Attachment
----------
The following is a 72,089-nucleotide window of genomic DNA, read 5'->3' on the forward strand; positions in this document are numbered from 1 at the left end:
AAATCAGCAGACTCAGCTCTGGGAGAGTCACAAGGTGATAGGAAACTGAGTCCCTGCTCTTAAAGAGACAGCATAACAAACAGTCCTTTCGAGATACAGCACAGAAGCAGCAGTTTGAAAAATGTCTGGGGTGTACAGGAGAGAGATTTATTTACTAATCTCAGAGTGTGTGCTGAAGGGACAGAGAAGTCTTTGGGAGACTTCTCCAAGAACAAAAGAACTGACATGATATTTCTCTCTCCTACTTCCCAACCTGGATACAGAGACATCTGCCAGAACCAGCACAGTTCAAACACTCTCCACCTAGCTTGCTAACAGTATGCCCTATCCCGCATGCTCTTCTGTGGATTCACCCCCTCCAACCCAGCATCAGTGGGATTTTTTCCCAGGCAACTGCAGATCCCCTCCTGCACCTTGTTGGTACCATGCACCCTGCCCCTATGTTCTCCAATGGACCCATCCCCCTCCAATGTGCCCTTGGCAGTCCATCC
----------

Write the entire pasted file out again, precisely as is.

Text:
The following is a 72,089-nucleotide window of genomic DNA, read 5'->3' on the forward strand; positions in this document are numbered from 1 at the left end:
AAATCAGCAGACTCAGCTCTGGGAGAGTCACAAGGTGATAGGAAACTGAGTCCCTGCTCTTAAAGAGACAGCATAACAAACAGTCCTTTCGAGATACAGCACAGAAGCAGCAGTTTGAAAAATGTCTGGGGTGTACAGGAGAGAGATTTATTTACTAATCTCAGAGTGTGTGCTGAAGGGACAGAGAAGTCTTTGGGAGACTTCTCCAAGAACAAAAGAACTGACATGATATTTCTCTCTCCTACTTCCCAACCTGGATACAGAGACATCTGCCAGAACCAGCACAGTTCAAACACTCTCCACCTAGCTTGCTAACAGTATGCCCTATCCCGCATGCTCTTCTGTGGATTCACCCCCTCCAACCCAGCATCAGTGGGATTTTTTCCCAGGCAACTGCAGATCCCCTCCTGCACCTTGTTGGTACCATGCACCCTGCCCCTATGTTCTCCAATGGACCCATCCCCCTCCAATGTGCCCTTGGCAGTCCATCC